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The Dangers of Retractable or Flexi-Leashes

Retractable leashes, also known as extendable or flexi leashes, are a popular item with dog owners because it gives their dogs more freedom to roam. These leashes are usually long, thin cords (although there are "tape" or "belt" versions as well) housed into a plastic compartment with a handle. The whole thing is spring-loaded and a button, which acts as a brake, controls how much of the leash is extended. Flexi-leashes typically range from around 10 feet to 26 feet in length.

The Problems With Flexi-Leashes

Control Issues

The convenience and flexibility of a retractable leash can actually work against you in some situations. It takes practice to be able to use a flexi-leash well, and let's face it, learning how and when to apply the brake, or how much freedom to give your dog, doesn't come easy to everyone.

Many a dog owner has been seen struggling to get control of their dogs on an extendable leash. Obviously, it's harder to control a dog who is 20 feet away from you then it would be if they're on a standard 4 to 6 foot leash. Dogs can easily run out into traffic, have unintentional or invited contact with people or dogs, or get tangled up with another person or dog (which can be dangerous all on its own!).

Another problem is that people might consider using a flexi-leash as a way to give their dog more freedom without actually teaching them a recall. This is not a good idea at all, as is explained below. Retractable leashes are not a substitute for teaching your dog to come back to you.

Runaway Dogs

The handle of most flexi-leashes can easily be jerked out your hand by a strong or enthusiastic dog. The handles are usually some sort of hard plastic and can be both bulky and slippery to hold onto. Once dropped, the leash will retract back into the handle (unless the brake is locked). The dog will end up dragging this noisy, clattering leash - and for dogs that are timid or sound-sensitive, this can be a very scary experience! Some dogs may continue to run away in an effort to escape the scary thing following them.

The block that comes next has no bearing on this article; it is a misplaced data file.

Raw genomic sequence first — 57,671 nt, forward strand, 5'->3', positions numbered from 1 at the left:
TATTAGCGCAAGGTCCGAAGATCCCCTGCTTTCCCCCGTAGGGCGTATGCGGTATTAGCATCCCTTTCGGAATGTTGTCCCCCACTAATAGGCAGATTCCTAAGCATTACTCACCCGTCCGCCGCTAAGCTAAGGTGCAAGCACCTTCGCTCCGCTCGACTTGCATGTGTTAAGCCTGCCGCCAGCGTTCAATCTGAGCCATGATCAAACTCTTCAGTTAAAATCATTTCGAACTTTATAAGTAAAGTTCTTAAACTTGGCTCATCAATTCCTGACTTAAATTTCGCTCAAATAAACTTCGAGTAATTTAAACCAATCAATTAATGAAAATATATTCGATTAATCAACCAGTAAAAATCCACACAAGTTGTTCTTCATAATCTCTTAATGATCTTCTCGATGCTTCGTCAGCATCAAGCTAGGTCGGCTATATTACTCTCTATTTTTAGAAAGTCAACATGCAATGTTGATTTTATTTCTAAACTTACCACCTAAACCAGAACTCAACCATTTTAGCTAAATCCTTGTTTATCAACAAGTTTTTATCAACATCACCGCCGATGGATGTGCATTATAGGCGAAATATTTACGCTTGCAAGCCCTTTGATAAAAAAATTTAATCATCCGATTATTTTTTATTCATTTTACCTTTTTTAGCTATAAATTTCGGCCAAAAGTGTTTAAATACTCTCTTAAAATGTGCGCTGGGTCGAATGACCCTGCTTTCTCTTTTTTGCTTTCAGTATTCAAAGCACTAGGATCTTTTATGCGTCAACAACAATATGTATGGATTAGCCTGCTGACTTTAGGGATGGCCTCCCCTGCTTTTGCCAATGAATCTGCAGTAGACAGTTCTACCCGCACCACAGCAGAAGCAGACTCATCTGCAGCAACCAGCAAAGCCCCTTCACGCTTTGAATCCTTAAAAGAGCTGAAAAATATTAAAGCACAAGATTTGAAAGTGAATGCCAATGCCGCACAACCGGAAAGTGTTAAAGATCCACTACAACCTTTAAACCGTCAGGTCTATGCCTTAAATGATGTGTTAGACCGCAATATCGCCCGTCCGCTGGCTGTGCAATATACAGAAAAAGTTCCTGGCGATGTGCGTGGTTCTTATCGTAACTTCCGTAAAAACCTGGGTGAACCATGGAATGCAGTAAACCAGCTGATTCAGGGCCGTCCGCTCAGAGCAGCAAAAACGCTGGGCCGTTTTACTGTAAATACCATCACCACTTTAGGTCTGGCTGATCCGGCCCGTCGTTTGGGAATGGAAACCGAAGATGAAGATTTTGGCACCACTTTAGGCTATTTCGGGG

Malfunctions and Breakages

The retracting mechanism could fail; the leash could stop extending; the button brake might fail; or the leash cord or tape could wear thin and be prone to breakage. Any or all of these can result again in issues controlling the dog or in a runaway dog.

Misinterpretation of Body Language

Dogs communicate with one another primarily through body language. The nature of a retractable leash means that the dog is always "pulling", which can look like aggression to another dog. The other dog might decide he needs to defend himself.

Injuries To Humans

Many flexi-leashes are essentially just a thin cord. Like any leash, they eventually wear out (or can be chewed through or weakened by chewing). Should the line or clip break, the tension on the leash can cause them to come whipping back towards you, potentially hitting and injuring you.

Retractable leashes are also notorious for causing cuts or lacerations. Because it's more difficult to control dogs when the leash is extended, it's only natural that people sometimes try to grab the line itself in an effort to regain control. The line cord can easily cut hands, fingers, and wrists, or cause "rope burns". Some of these injuries can be very serious - not just a mere cut that will heal quickly. Likewise, if a dog ends up getting tangled around other people or dogs, the cord can again cut the skin on legs or any other part that comes into contact with it. Plus getting tangled up is a tripping hazard.

Injuries To Dogs

Flexi-leashes are equipped with a button that acts as a brake, preventing the leash from extending any further. If the button is pressed while the dog is running, or the dog simply reaches the end of the line, he'll come to an abrupt stop. This can result in neck and spinal injuries especially if the flexi-leash is used with a collar.

Many dogs will enthusiastically greet other dogs; getting tangled up with another dog isn't uncommon. The cord might wrap around their legs, or even around heads and necks, depending on the difference in sizes of the dogs. Dogs can get cut by the leash or they may panic if they feel they're wrapped too tightly and unable to move.